- END-
Below is the full statement released from the Anglican Communion News Service (ACNS):
New York Bishops Meeting: A StatementIssued 13 September 2006, 3 p.m. GMT
A group of bishops met in New York on 11-13 September at the invitation of the Archbishop of Canterbury and in consultation with the Presiding Bishop to review the current landscape of the church in view of conflicts within the Episcopal Church. The Archbishop of Canterbury had received a request from seven dioceses for alternative primatial pastoral care and asked that American bishops address the question. The co-conveners of the meeting were Bishops Peter James Lee of Virginia and John Lipscomb of Southwest Florida. Other participating bishops were Presiding Bishop Frank T. Griswold, Presiding Bishop-elect Katharine Jefferts Schori and Bishops Jack Iker of Fort Worth, Robert Duncan of Pittsburgh, James Stanton of Dallas, Edward Salmon of South Carolina, Mark Sisk of New York, Dorsey Henderson of Upper South Carolina, and Robert O’Neill of Colorado. Also participating was Canon Kenneth Kearon, the Secretary General of the Anglican Communion.We had honest and frank conversations that confronted the depth of the conflicts that we face. We recognized the need to provide sufficient space, but were unable to come to common agreement on the way forward. We could not come to consensus on a common plan to move forward to meet the needs of the dioceses that issued the appeal for Alternate Primatial Oversight. The level of openness and charity in this conference allow us to pledge to hold one another in prayer and to work together until we have reached the solution God holds out for us.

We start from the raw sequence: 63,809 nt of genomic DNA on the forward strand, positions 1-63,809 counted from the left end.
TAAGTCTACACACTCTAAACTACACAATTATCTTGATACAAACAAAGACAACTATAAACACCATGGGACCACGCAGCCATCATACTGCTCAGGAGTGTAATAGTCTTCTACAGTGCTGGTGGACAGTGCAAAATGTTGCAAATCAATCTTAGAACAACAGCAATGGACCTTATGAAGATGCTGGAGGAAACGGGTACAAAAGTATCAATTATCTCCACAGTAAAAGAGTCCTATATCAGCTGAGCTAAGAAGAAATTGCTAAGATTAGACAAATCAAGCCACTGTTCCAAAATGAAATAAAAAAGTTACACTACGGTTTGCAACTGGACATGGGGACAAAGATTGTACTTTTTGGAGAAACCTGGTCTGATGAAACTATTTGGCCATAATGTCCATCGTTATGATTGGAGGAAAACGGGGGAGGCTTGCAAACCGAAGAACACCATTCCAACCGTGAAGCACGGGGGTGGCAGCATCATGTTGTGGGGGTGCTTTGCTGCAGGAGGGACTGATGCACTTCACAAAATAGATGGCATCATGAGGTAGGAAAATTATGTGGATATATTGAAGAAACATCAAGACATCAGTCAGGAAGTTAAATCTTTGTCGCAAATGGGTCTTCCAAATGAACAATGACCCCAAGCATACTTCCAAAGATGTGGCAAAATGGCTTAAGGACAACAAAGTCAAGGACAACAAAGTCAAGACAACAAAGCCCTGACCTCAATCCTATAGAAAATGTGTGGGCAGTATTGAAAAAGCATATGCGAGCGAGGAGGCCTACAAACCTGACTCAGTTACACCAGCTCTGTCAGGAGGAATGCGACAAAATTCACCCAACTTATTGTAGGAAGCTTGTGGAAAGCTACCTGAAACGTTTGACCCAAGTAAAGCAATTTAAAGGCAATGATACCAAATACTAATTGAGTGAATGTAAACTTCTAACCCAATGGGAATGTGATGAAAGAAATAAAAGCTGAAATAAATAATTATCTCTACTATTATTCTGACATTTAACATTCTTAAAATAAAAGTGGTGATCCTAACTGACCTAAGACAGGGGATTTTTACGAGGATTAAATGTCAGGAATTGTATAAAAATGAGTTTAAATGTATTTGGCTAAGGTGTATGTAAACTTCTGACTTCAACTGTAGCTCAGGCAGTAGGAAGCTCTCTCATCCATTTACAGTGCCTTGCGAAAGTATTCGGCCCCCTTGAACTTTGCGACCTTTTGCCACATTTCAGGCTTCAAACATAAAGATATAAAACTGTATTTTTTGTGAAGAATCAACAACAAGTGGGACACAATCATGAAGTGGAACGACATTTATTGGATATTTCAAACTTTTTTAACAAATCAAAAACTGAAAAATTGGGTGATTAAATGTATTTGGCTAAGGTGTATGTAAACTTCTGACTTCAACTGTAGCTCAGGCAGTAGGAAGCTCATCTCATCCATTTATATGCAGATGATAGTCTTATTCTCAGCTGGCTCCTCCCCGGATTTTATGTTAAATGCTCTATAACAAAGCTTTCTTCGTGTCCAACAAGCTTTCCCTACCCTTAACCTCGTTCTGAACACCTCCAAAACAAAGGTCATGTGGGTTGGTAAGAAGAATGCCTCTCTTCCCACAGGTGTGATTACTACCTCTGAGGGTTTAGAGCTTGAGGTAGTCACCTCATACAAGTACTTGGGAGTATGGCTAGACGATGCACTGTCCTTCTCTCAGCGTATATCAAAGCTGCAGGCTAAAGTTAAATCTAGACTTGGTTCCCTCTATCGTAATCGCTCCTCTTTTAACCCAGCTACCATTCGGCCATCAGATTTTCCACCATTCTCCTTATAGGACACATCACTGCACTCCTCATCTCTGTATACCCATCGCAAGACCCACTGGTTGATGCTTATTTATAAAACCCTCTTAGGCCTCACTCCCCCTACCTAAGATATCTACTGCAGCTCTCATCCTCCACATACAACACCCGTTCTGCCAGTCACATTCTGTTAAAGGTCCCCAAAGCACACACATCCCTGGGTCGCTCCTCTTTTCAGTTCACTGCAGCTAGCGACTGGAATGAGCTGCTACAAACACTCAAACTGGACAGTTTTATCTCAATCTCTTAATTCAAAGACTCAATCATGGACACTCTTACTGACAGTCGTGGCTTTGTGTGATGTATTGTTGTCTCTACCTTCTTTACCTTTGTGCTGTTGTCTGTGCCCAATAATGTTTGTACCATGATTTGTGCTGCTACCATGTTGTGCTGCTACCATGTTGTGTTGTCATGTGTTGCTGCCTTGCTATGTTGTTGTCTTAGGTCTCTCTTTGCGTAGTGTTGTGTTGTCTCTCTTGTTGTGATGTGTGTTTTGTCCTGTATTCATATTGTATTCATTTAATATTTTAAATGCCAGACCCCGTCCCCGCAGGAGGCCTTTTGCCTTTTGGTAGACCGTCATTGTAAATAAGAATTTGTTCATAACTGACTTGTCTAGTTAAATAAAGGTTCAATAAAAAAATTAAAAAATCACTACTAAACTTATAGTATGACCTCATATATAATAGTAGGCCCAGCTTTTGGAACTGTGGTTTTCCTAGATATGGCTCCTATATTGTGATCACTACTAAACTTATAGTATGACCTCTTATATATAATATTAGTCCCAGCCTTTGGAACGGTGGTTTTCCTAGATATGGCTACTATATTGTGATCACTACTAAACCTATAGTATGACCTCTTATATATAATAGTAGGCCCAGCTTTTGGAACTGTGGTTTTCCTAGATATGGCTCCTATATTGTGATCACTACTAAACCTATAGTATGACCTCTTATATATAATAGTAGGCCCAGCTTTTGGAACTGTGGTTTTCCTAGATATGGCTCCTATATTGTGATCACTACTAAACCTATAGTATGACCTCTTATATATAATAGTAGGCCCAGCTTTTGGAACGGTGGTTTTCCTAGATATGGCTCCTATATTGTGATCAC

11 September 2006

Bring Back Shop Class.

St. Paul thought that Christians ought to "aspire to live quietly, to mind your own affairs, and to work with your hands" (1 Thes. 4.11). All three aspirations are worthy of reflection, but here's Matthew Crawford in The New Atlantis pondering our culture's abandonment of manual work, and what we've lost:

"...By way of contrast, older readers will recall that until recent decades, Sears catalogues included blown-up parts diagrams and conceptual schematics for all appliances and many other mechanical goods. It was simply taken for granted that such information would be demanded by the consumer.

A decline in tool use would seem to betoken a shift in our mode of inhabiting the world: more passive and more dependent. And indeed, there are fewer occasions for the kind of spiritedness that is called forth when we take things in hand for ourselves, whether to fix them or to make them. What ordinary people once made, they buy; and what they once fixed for themselves, they replace entirely or hire an expert to repair, whose expert fix often involves installing a pre-made replacement part.